Reading brings Loomis Grammar national acclaim
Loomis Grammar School has been recognized as a state leader when it comes to reading.
On April 19, representatives of Loomis Grammar School will be presented with the California Exemplary Reading Program Award as a result of the school's language arts and literacy program. The ceremony, which takes place in San Antonio, Texas, and is hosted by the International Reading Association, which bestows the honor to one K-12 school in each state.
"We are delighted," said school principal Rick Judd. "Our school is becoming a model for the state in the area of literacy and instruction for language arts."
Known as the Daily 5, the reading program that’s aided Loomis Grammar in gaining national recognition was adopted by the school three years ago and is structured to help students develop the daily habits of reading, writing and working independently.
The school still maintains the state and district standards for the language arts curriculum, but restructures the program so that students choose to either read to themselves, work on writing, word work, listen to reading or read to someone. During these independent learning times, teachers work with individuals and small groups.
When speaking on the reading program, Amy Nash, a Title 1 teacher at Loomis Grammar said, "The culture has changed. We are tailoring reading instruction to exactly what the students need."
Last year, students and staff of Loomis Grammar School collectively read 17, 961 books while Judd underwent cancer treatment. The goal was to get everyone excited about reading. This year, to encourage continued learning, administrators and parents have created a reading incentive.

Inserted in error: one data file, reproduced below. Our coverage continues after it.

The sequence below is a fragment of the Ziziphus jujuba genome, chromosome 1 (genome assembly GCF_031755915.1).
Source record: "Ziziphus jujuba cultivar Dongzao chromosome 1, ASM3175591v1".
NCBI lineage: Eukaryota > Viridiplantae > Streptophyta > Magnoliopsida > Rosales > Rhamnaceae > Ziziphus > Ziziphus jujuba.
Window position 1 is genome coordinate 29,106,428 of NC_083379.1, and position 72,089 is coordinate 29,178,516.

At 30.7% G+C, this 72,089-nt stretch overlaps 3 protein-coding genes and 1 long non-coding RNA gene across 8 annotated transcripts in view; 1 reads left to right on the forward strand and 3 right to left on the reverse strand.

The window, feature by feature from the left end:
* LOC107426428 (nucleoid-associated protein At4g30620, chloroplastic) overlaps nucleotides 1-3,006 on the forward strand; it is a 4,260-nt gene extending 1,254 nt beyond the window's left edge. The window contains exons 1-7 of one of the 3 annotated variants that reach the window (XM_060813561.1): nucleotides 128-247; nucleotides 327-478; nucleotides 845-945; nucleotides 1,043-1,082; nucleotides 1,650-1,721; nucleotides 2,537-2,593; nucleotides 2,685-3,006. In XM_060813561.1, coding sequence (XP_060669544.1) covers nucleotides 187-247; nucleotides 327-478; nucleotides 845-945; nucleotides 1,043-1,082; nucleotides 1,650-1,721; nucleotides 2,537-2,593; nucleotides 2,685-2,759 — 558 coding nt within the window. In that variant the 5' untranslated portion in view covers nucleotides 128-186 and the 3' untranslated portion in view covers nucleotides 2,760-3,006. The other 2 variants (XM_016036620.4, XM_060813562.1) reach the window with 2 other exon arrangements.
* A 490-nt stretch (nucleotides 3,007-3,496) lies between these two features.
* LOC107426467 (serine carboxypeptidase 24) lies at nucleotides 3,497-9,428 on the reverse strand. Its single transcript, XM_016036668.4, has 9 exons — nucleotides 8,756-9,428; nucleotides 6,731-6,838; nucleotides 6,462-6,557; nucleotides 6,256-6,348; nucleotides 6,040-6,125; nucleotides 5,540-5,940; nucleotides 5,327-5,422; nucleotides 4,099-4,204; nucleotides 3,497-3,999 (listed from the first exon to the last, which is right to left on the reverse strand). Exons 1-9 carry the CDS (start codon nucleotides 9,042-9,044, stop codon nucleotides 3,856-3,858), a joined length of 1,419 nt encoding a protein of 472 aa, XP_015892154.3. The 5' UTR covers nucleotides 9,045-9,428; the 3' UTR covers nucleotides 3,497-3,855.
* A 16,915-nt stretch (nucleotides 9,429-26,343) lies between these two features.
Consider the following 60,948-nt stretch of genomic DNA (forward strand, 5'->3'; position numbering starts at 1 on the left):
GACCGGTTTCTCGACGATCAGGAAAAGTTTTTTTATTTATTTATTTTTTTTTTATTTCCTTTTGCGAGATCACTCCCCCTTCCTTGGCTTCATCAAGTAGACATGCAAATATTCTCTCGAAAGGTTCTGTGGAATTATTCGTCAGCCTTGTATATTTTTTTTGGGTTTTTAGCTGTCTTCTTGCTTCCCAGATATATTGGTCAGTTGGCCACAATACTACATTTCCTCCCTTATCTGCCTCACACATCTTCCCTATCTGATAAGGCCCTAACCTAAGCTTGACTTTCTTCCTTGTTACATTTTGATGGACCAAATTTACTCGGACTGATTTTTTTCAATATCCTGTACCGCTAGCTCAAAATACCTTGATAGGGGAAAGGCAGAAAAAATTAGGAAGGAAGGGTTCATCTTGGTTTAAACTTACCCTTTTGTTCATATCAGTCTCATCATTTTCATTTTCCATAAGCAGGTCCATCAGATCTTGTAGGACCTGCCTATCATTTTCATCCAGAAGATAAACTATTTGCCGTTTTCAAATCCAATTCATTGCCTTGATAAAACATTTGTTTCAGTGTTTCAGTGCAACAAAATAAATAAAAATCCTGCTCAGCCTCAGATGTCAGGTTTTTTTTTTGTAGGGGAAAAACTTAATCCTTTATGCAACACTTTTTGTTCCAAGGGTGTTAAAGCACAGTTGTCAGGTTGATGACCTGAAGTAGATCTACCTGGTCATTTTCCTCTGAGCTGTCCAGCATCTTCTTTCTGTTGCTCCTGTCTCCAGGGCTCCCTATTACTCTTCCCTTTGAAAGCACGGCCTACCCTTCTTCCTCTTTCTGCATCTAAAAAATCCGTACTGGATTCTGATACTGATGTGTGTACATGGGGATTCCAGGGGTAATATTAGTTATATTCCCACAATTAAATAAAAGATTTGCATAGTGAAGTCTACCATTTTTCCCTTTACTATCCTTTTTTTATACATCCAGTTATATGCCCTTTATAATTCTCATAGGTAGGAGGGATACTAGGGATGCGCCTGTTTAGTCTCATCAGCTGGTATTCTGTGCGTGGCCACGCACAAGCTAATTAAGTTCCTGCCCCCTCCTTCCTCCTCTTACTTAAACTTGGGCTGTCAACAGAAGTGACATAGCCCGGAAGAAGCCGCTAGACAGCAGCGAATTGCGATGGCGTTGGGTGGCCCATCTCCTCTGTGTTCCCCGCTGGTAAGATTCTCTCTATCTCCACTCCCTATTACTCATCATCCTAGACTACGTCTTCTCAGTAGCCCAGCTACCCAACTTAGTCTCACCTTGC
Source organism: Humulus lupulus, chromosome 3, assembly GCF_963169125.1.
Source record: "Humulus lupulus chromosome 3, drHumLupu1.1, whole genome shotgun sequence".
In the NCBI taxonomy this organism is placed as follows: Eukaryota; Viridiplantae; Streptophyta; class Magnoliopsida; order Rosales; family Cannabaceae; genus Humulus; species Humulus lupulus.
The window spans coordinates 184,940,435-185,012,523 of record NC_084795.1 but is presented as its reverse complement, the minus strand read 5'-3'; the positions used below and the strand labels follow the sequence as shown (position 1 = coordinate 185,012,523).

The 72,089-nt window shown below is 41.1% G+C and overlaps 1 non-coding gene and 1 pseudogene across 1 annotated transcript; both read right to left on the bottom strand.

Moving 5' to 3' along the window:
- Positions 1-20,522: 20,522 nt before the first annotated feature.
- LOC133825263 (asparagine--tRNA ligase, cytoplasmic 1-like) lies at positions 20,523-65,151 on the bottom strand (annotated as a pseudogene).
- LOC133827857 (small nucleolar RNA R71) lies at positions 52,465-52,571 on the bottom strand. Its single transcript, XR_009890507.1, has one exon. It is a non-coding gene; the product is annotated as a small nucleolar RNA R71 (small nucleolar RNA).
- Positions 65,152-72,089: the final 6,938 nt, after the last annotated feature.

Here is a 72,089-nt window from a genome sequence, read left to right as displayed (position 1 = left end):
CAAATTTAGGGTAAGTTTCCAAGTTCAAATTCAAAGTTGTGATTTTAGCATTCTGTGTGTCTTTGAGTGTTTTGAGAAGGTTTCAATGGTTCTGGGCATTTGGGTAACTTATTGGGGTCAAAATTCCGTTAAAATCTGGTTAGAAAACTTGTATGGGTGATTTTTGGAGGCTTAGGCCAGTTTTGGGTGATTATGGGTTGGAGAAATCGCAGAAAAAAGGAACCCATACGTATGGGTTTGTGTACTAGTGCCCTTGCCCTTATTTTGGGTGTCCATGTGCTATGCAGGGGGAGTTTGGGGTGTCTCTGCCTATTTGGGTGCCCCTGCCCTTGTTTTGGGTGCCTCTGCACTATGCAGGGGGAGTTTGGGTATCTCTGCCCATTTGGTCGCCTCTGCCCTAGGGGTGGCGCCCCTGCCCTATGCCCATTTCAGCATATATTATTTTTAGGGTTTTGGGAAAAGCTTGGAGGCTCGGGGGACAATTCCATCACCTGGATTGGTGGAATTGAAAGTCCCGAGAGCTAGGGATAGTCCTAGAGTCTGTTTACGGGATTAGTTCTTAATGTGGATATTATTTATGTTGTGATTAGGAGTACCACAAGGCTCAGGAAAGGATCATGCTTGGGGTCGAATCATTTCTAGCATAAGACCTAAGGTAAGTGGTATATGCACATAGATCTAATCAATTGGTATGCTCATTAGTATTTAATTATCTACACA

The 40 Book Challenge is designed to get the students to "the next level" by focusing on depth, said Nash. Prizes are not given for this challenge, but students are recognized and their progress is shared in the main office of the school. The challenge also helps reluctant readers.
"The challenge gives them the power to read what they are interested in, but encourages them to read from other genres," said Crystal Call, a sixth-grade language arts and social studies teacher. "Kids blossom by joining the challenge."
Fourth grader Logan Dandini is reading a series of biographies. He recently completed a book about Steve Jobs and shared that he learned Jobs was the creator of Apple, but not the inventor of computers. He has read 10 books since September and plans to read several books during spring break.
Logan's mother, Katy, said he struggled with reading before, but the challenge has exposed him to books he would never have chosen before. She said it has also helped with his vocabulary. She believes that being an avid reader provides an advantage in life.
Students are not limited to reading only 40 books. Taylor Kemis, a sixth grader, has read 93 books so far. Her goal is 120 by the end of the school year.
The challenge has 100 percent participation.